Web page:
High Dynamic Range or HDR is a general term for a range of standards designed to increase the range of the color and contrast of the HDR PS4 Pro Gaming Monitor far beyond what existing hardware can produce. In spite of what you may have been told during the hasty switch to 4K, resolution is not all that important when talking about image quality.
Contrast, vibrant color, and brightness all become increasingly important to image quality the moment resolution requirements have been met, and improving these standards is what HDR seeks to do. Also, HDR is not an incremental upgrade, its major requirements will entail new hardware for virtually everyone and a transformation that does not require trained eyes or a yardstick to notice.
Firstly, HDR specifications need at least 1000 nits or cd/m2 of brightness for LCD screens. Top of the range desktop gaming monitors, with a maximum brightness of around 300-400 nits, don’t even come close to meeting the requirements. Same goes for the good laptops which come in at around 100 nits more. Cellphones with the sci-fi sunlight-viewable screen technology can only manage about 800 nits. When we talk about brightness, HDR-compliant screens are far better than all these displays.
Why shouldn’t it be the usual TV that you use when it comes to playing games on your PS4 Pro?
It’s true that you can use any monitor or TV for that matter as long as there is a view of the game that you are going to play. However, there’s a reason why it is best to play games using an HDR monitor for gaming. Many gamers have been waiting for the HDR monitor to arrive in PC and they have received both the good and the bad about it. The good thing is that it has finally set during the CES that took place early this year, with announcements from brands supporting the HDR10. Expect displays from LG, Acer, ASUS, Dell and Samsung.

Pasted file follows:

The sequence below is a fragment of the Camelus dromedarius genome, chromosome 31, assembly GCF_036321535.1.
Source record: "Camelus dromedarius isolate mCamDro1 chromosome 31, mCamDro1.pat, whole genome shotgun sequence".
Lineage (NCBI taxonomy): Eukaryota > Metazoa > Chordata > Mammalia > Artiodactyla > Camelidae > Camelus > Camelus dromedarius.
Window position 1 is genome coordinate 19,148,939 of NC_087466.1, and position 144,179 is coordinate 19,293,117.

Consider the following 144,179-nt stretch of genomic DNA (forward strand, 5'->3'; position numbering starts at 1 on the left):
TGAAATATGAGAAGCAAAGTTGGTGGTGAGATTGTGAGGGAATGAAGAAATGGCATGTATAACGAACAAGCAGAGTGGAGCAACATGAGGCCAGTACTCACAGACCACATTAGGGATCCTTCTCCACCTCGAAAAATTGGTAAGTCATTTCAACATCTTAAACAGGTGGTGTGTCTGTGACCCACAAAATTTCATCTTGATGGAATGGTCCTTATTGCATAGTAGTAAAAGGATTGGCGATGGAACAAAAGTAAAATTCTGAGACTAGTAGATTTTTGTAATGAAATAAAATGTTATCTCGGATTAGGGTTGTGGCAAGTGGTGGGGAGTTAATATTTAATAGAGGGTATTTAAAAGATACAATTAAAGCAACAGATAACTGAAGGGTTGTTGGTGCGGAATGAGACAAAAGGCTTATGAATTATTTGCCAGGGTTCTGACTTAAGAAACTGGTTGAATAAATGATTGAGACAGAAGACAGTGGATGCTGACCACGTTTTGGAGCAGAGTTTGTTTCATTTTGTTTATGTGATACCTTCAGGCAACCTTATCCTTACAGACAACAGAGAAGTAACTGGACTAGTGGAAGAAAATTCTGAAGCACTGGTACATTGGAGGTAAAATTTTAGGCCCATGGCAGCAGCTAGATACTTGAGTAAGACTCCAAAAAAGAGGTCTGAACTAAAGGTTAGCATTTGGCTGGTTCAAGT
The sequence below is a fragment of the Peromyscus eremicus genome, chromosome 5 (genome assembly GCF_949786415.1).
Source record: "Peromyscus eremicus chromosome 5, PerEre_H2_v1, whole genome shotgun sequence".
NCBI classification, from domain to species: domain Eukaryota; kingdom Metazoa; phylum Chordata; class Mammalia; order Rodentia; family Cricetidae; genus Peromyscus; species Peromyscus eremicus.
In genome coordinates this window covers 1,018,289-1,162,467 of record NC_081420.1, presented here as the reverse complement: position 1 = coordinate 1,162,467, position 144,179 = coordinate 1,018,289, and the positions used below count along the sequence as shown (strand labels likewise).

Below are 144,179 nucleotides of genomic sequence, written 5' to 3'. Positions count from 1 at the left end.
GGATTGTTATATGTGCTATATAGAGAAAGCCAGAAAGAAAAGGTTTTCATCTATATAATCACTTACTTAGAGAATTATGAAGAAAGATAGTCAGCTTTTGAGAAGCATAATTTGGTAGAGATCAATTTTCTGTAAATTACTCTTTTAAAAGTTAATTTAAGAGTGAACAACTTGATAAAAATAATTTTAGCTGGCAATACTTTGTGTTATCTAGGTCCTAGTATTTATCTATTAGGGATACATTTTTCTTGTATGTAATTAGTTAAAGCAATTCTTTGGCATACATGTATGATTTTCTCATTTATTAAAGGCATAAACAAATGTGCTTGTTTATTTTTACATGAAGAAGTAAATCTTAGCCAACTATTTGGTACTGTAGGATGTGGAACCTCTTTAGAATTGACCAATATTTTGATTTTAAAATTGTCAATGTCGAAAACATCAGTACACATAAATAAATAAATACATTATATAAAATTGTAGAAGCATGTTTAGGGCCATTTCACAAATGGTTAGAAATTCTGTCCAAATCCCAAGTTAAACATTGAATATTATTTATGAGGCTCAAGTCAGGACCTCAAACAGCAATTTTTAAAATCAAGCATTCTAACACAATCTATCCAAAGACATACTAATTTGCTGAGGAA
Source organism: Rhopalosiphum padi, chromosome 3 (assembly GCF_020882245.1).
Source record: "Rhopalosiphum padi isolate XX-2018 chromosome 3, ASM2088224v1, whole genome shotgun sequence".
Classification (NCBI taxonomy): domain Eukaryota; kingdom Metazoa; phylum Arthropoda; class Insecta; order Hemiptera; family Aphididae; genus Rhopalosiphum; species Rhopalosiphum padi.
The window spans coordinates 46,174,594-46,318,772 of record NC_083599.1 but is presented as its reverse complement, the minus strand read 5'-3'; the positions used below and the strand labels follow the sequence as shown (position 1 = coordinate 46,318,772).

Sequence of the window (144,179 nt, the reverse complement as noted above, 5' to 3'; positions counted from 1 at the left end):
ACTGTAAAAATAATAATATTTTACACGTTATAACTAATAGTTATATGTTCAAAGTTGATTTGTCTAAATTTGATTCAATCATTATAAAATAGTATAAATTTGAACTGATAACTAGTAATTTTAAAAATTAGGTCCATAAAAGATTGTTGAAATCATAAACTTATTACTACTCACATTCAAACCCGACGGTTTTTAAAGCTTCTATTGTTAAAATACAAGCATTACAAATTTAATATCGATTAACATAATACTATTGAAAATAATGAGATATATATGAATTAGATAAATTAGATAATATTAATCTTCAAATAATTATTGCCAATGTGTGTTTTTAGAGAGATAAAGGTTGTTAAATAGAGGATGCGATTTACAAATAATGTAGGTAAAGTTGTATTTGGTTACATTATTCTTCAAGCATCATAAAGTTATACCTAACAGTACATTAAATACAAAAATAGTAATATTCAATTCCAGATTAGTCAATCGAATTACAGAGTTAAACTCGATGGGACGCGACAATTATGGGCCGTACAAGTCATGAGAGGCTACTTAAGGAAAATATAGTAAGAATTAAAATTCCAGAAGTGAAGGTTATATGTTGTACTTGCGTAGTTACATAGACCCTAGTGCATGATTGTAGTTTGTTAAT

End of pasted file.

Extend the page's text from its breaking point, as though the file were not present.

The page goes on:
However, the bad about it is that it doesn’t really matter that much. What’s worse is that this is the PC arena, not for PS4. There has been a long debacle about the HDR monitors designed for PS4 Pro, because many monitors don’t seem compatible with it. The standards for the HDR monitor in the recent years have gotten worse and even with all those announcements made, there were only a couple of desktop displays equipped with HDR that have ever made it to the marketplace in the summer of 2017. Some of them like the U2158D from Dell do not fully support the requirements of HDR10, while the others like the ROG Swift PG35VQ of ASUS have remained hard on their stance.
Gamers have shared their experience and knowledge about how difficult it will be to find HDR enabled monitors that are compatible with PS4 Pro. The reason is not about how limited the stocks are – they are very expensive compared to the large screen TV due to its lower input latency plus its higher refresh rates – the best features you can find from a gaming monitor.
Here are the HDR compatible monitors that are suggested to work best with PS4 Pro:
- Dell 37” UltraSharp 4K HDR10 Monitor, priced at $1,999
- LG 32” 4K HDR10 Monitor priced at $999
You can also find identical monitors based on the list above, like the ones mentioned above. However, the ASUS ROG Swift and Acer Predator above are 3440 x 1440 UltraWide, and PS4 Pro doesn’t support that feature, which is better of going somewhere. Both are expected to sell at $1,500.
Some gamers prefer to by the 4K HDR TV since most monitors they’ve seen in the market are not 4K – they are just 2K/QHD and they are sold for a minimum of $800.
It is true that HDR monitors is a brand new thing these days, which is why it feels like you are buying a new 4KTV when it just came into the market. However, many gamers prefer to wait for a little while before they invest their money into something that big, so that they will be able to get the best deal when demand for HDR monitors for PS4 Pro goes high.